Res. Chem. Intermed.
, Vol. 31, No. 1–3, pp. 103–112 (2005)
Also available online - www.vsppub.com
Spectroelectrochemistry of aromatic amine oxidation:
an insight into the indo dye formation
ZEENA S. PILLAI and PRASHANT V. KAMAT
Radiation Laboratory and Department of Chemical Engineering and Biomolecular Engineering,
University of Notre Dame, Notre Dame, IN 46556, USA
Received 15 May 2004; accepted 31 May 2004
Abstract—Mechanistic details of formation of two indo dyes have been investigated using spectro-
electrochemistry. These dyes absorb strongly in the visible region and are formed when a primary
amine such as p-phenylene diamine (PPD) is initiated electrochemically to form the radical cation.
The PPD radical cation quickly couples with another coexisting aromatic amine, viz., m-phenylene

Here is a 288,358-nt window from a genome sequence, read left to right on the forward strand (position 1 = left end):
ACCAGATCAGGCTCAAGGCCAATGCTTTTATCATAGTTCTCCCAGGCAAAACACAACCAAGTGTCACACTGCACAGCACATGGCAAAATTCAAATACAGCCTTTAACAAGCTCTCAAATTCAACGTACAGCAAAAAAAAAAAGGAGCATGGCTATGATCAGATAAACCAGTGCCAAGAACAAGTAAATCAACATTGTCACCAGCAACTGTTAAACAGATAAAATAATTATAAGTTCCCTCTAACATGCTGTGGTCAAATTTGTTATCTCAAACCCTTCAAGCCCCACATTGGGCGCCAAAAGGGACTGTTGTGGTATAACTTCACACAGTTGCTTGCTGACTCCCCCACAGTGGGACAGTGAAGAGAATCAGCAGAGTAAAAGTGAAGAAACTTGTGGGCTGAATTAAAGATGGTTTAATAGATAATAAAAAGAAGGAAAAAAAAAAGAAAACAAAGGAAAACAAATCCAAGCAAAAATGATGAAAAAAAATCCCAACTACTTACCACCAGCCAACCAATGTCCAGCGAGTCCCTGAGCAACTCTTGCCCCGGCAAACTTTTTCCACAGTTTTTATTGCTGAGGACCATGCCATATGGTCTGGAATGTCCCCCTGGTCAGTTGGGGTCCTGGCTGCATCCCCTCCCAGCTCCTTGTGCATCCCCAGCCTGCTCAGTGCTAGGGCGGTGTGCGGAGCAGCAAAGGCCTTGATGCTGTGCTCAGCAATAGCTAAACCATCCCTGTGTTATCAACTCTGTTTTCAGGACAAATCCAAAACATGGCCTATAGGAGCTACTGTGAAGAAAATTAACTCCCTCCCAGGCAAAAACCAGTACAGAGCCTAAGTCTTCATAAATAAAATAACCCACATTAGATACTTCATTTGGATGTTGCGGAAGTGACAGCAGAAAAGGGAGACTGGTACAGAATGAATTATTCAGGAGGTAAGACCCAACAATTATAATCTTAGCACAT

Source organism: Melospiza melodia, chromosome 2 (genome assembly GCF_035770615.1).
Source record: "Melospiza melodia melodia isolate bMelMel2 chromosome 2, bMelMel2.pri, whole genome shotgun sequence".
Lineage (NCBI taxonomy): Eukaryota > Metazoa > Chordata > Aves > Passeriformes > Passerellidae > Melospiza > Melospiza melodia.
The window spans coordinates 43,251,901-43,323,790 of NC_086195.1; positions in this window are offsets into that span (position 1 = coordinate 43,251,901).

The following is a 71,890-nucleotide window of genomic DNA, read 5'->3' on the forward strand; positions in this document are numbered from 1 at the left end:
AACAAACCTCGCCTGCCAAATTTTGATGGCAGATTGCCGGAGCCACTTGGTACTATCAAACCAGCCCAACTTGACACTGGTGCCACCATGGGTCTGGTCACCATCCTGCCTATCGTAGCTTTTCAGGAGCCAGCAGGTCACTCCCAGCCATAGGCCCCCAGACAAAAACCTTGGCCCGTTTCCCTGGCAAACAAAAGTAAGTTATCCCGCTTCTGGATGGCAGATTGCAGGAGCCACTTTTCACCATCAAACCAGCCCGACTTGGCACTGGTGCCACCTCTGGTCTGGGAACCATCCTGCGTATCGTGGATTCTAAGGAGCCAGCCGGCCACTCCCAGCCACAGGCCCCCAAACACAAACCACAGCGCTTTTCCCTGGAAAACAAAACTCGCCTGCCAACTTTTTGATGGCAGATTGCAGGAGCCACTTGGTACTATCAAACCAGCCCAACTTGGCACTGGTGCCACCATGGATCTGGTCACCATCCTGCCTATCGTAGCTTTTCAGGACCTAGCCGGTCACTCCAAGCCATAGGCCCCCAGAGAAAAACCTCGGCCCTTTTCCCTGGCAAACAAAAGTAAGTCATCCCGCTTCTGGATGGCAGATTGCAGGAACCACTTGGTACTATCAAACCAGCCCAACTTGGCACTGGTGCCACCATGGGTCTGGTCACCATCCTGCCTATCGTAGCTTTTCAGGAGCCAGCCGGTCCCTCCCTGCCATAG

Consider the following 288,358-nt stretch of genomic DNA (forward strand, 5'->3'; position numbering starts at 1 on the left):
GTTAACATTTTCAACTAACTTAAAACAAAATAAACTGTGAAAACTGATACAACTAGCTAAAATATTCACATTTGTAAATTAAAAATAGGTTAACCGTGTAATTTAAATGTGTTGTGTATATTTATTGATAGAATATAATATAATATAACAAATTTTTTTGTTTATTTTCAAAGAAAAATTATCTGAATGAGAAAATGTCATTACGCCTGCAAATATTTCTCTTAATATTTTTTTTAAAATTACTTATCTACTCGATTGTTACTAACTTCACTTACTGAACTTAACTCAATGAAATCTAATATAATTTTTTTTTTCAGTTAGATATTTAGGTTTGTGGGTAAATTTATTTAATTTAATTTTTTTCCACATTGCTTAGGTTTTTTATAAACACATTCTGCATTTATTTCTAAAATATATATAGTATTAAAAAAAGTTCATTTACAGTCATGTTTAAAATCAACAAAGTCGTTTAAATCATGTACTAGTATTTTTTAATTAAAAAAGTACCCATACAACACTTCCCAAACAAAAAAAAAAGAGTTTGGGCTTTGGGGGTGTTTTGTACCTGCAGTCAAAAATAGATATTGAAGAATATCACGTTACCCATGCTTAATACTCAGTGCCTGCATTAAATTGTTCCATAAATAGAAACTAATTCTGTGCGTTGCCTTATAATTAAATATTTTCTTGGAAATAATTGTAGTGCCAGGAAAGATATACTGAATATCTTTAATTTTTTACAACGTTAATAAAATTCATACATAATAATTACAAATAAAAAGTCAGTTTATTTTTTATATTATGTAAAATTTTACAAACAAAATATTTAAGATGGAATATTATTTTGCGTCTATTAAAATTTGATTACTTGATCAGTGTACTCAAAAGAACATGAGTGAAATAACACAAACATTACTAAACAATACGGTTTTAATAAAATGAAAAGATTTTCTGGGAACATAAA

diamine (MPD) or p-amino-o-cresol (PAOC) to yield bright colored indo-amine or indo-cresol dyes.
Unlike the conventional chemical oxidation methods, the electrochemical oxidation provides selec-
tivity in oxidizing the desired aromatic amine (viz., PPD) and allows us to probe the pathways with
which the bright colored dye is formed. Spectroelectrochemical studies that elucidate the indo dye
formation and its dependence on the concentration of the color coupler are described. These in situ
studies probe the reactivity of aromatic amines in self-coupling and cross-coupling reactions. The
electrochemical approach described in this study has also enabled us to synthesize pure form of these
Keywords: Spectroelectrochemistry; indo dye; primary amine; aromatic amine; electrochemical
Popularity of permanent hair dyes has increased considerably in recent years [1, 2].
Three major ingredients, viz., a primary amine, color coupler and an oxidant
) are required for the formation of indo dye, which constitute a major
component of permanent hair dyes. Usually o-orp-diamino or aminohydroxy
benzenes are used as primary amines whose oxidation initiates the coupling
reaction. Color couplers, such as phenols, m-disubstituted phenylene diamines,
aminophenols and resorcinols, react with the oxidized form of primary amine to
produce indodyes having a wide range of colors.
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